National Geographic magazine announced last week that it will feature its first transgender model on the cover in January, a 9-year-old “girl.”
“She has lived as an openly transgender girl since age 5, and she captured the complexity of the conversation around gender,” wrote National Geographic editor Susan Goldberg in a letter announcing the issue. “Today, we’re not only talking about gender roles for boys and girls — we’re talking about our evolving understanding of people on the gender spectrum.”
Avery Jackson, the 9-year-old transgender from Kansas City, Kansas, will appear on the cover wearing hot pink cheetah-print pants. Confident, laid back, and poised with pink-dyed stripes through shoulder-length hair, she does indeed look like a girl, but is 9 — or 5! for that matter — an old enough age to determine one’s own gender? Especially if it is opposite her biological sex?
The magazine’s issue focuses on the “Gender Revolution,” pointing out 80 different 9-year-olds in eight different countries. It hits shelves on December 27, and is guaranteed to stir up controversy.
Indeed, shortly after the announcement, a Twitter user named Mark Romano declared, “I used to love National Geographic. Unfortunately, it has become nothing but a cesspool of Left-wing insanity.”
I used to love National Geographic.
Unfortunately, it has become nothing but a cesspool of Left-wing insanity. https://t.co/RATyeX1yI3
— Mark Pantano (@TheMarkPantano) December 17, 2016
Beneath Avery Jackson’s picture stands the single quote, “The best thing about being a girl is, now I don’t have to pretend to be a boy.”
“The portraits of all the children are beautiful,” Goldberg wrote. “We especially loved the portrait of Avery — strong and proud. We thought that, in a glance, she summed up the concept of ‘Gender Revolution.'”
— National Geographic (@NatGeo) December 16, 2016
Indeed, the transgender movement could be considered a “revolution.” It represents a fundamental rejection of the traditional — some would say scientific — understanding of the relationship between gender and biological sex.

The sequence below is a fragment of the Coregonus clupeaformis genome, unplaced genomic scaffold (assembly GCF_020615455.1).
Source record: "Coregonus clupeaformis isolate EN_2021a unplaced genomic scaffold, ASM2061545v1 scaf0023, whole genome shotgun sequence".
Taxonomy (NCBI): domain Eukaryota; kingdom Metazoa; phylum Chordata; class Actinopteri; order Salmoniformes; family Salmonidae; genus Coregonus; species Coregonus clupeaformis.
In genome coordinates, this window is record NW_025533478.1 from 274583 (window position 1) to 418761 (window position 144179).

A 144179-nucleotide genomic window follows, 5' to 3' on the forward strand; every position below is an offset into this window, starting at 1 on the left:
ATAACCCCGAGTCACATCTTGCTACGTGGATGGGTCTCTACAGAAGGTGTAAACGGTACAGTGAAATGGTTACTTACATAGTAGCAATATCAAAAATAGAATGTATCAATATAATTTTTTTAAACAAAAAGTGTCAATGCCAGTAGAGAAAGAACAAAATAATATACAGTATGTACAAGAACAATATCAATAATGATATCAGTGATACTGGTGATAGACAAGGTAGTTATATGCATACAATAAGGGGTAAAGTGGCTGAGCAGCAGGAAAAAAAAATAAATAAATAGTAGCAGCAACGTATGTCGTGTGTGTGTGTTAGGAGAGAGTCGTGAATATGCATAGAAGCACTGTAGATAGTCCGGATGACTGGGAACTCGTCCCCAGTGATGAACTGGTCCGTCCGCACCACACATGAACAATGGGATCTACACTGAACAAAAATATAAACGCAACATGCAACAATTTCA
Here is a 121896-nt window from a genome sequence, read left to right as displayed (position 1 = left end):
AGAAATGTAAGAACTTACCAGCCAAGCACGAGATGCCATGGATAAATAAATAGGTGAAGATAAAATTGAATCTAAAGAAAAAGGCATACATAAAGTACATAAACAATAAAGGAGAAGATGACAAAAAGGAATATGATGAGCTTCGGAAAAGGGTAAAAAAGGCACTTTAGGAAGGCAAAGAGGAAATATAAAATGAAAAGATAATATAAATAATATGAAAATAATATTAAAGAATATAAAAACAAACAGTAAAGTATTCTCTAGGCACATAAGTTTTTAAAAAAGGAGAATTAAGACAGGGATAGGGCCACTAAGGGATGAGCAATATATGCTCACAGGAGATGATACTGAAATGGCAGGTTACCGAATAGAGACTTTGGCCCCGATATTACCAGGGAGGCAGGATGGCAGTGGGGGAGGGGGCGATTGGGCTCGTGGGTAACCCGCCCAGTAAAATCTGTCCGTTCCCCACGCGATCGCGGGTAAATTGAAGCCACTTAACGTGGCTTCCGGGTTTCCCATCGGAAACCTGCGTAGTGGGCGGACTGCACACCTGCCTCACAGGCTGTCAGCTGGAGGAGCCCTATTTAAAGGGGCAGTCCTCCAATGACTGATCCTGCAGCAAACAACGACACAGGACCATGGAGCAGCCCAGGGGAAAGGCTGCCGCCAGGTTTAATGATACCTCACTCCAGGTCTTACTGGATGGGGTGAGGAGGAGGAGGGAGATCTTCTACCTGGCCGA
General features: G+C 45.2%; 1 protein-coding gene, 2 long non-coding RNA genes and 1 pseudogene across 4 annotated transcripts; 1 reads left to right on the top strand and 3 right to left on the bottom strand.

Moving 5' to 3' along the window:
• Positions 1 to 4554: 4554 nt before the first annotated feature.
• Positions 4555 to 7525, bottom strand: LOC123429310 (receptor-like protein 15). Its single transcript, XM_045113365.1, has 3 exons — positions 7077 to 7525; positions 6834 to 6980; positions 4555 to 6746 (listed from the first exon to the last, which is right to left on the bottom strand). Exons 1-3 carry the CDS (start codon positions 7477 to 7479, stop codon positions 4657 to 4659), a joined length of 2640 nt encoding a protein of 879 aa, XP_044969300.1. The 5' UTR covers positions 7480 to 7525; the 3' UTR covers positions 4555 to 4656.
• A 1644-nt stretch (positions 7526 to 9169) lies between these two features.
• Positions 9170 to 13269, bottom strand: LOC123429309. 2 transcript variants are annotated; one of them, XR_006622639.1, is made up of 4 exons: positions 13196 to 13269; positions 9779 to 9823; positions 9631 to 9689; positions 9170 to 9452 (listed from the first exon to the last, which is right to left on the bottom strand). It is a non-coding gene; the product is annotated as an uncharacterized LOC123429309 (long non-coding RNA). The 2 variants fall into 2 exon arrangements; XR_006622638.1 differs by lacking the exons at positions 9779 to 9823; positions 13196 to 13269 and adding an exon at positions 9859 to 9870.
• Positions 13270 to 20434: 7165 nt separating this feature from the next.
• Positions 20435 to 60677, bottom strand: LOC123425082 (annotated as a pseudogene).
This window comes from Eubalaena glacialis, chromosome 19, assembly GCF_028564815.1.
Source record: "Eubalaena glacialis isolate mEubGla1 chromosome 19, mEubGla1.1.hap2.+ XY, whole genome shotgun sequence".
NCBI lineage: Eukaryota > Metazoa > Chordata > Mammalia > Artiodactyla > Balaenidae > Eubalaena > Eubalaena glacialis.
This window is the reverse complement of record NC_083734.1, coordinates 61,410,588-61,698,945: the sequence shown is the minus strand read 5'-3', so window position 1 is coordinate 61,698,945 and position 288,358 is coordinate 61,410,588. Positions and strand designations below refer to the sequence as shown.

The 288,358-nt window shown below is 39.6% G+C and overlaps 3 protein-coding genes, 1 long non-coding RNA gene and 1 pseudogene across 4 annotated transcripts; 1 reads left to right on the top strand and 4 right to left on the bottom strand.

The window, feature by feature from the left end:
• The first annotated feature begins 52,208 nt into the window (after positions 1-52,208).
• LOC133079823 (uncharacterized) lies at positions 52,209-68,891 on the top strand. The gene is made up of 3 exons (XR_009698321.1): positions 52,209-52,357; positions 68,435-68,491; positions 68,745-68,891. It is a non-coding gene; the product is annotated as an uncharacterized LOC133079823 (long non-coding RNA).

Some have criticized the movement as “neo-Gnosticism,” as it elevates a personal feeling about gender over the genetic makeup of a person’s body. Denial of the concrete facts of biological sex does not make them any less true.
In August, researchers at Johns Hopkins reported that people are not “born” homosexual or transgender. There are a number of factors that contribute to such identities later in life, and transgender surgery can do more harm than good.
Many former transgender people have spoken publicly about how hormone therapy and transition surgery have harmed them, physically and emotionally.
Indeed, many fear that the transgender movement may be targeting potential recruits among the disabled. Children and teens who struggle with autism or Asperger’s syndrome — with the social complications stemming from their mental development — can seem transgender when they actually are just distressed.
Those who struggle with gender dysphoria certainly deserve compassion, but it is entirely possible that encouraging their gender “transition” — or, indeed, “revolution” — will do more harm than good.
Parents who see 9-year-old transgender children on the cover of National Geographic should not take that as a sign to adopt transgender ideology. It is possible to love and steward confused children without encouraging them to change their identity.
It is entirely possible to “affirm” your child’s worth and dignity without pressuring her to consider herself a member of the opposite sex.
The culture is pushing toward transgenderism, and parents cannot ignore this trend. Navigating these waters can be particularly difficult — your children may have transgender friends, your tomboy might be pressured to consider herself an actual boy, and your kids will be pushed to conform their understanding of gender to this narrative of a “revolution.”
The recent struggles of churches underline just how difficult it will be to balance transgender ideology in government with a culture — or marginalized subculture — that affirms biological sex and preserves the physical integrity of the bodies of men and women.
Transgender surgery often involves cutting off otherwise healthy organs — making decisions which are irreversible. Even hormone therapy can have long-lasting consequences. Children below the age of 18 — and especially those at ages 5 and 9 — should not be subjected to such things, even if they are convinced they are transgender.
What happens if Avery Jackson later realizes she would prefer to be a man, as her body is? What if she comes to that conclusion after years of hormone therapy and irreversible sex-change surgery? How ashamed will she then be, looking back at this cover of National Geographic?
If this movement does more harm than good to thousands of people, how ashamed will Americans be as a culture to have recklessly encouraged so many to alter their healthy natural state? Parents and children should learn that there are negative consequences, as well as positive ones, associated with transgenderism.
Americans should have a serious discussion about whether or not it is really good or just to publicize the transition of children — who are too young to understand what gender really means or what the consequences of “transition” may really entail. This magazine cover may one day be seen as a grave injustice, to Avery, to parents, and to children.